Excerpts from a review in Roger Ebert's Journal at the Chicago Sun-Times:
If there is one 2012 movie that seems to have a lock on a best picture nomination, it is "Beasts of the Southern Wild." And if there is a single reason its early viewers have loved it so much, it is an 8-year-old girl named Quvenzhané Wallis, who was six when she filmed it. Here is a case of a great role finding the perfect actress to play it.Ebert's video interview with the young lady is at his column (8 minutes), where I also found the trailer for the movie -
"My computer has trouble pronouncing names," I told Quvenzhané not long ago in my living room.
"That's okay," she said. We worked together on a phonetic spelling: kwa van je nay. A beautiful name for this composed young woman, who deserves her own Oscar nomination, and whose nickname is Nazie.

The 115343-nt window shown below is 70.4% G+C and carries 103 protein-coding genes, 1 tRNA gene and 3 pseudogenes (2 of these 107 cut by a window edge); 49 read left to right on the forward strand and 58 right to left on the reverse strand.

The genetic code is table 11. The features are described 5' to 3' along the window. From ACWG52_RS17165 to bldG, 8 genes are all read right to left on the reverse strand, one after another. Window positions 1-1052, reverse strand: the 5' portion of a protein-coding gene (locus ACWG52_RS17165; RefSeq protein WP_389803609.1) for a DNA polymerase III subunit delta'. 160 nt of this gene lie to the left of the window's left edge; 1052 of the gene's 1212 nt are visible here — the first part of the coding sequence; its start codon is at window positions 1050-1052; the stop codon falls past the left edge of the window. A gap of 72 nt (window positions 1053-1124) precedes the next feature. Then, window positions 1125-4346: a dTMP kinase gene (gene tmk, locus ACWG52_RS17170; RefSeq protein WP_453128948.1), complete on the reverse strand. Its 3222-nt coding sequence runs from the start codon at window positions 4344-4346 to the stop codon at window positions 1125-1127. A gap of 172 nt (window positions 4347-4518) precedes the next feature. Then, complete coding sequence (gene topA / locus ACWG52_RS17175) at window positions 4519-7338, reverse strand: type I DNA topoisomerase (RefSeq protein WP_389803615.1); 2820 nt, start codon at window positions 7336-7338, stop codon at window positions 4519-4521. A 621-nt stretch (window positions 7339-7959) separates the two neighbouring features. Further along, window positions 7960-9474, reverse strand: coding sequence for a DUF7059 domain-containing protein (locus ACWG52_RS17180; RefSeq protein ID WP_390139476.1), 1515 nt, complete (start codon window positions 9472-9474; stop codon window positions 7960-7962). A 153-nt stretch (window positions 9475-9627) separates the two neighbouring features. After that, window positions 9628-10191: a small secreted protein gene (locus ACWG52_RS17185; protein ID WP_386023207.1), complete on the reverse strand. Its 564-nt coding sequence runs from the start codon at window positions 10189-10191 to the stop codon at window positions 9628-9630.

The film is the feature debut of Benh Zeitlin, whose first short subject was made in the aftermath of Hurricane Katrina. It's set in The Bathtub, an isolated island area offshore from New Orleans, where the poorest of the poor scramble to survive. Shanties perch on stilts in the delta marshlands. A boat is made from the bed of a pickup truck. The world of prosperity could be on a distant planet. We focus on a girl named Hushpuppy, whose mother has disappeared, whose father is loving but sometimes harsh, and whose determination is indomitable. The feeling is post-apocalyptic, and there are rumors of another storm on the way, one that will flood the islands and their people.
"Beasts" opens on July 6, but is already famous in film circles. At Sundance 2012, it won the Grand Jury Prize. At Cannes, it won the Camera d'Or as best first film. At both, the small girl from Louisiana won hearts with her spunky, straightforward manner in the face of calamity.
- and this comment: "Anybody calls for Quvenzhané, I know they're calling me, cause that's one of a kind."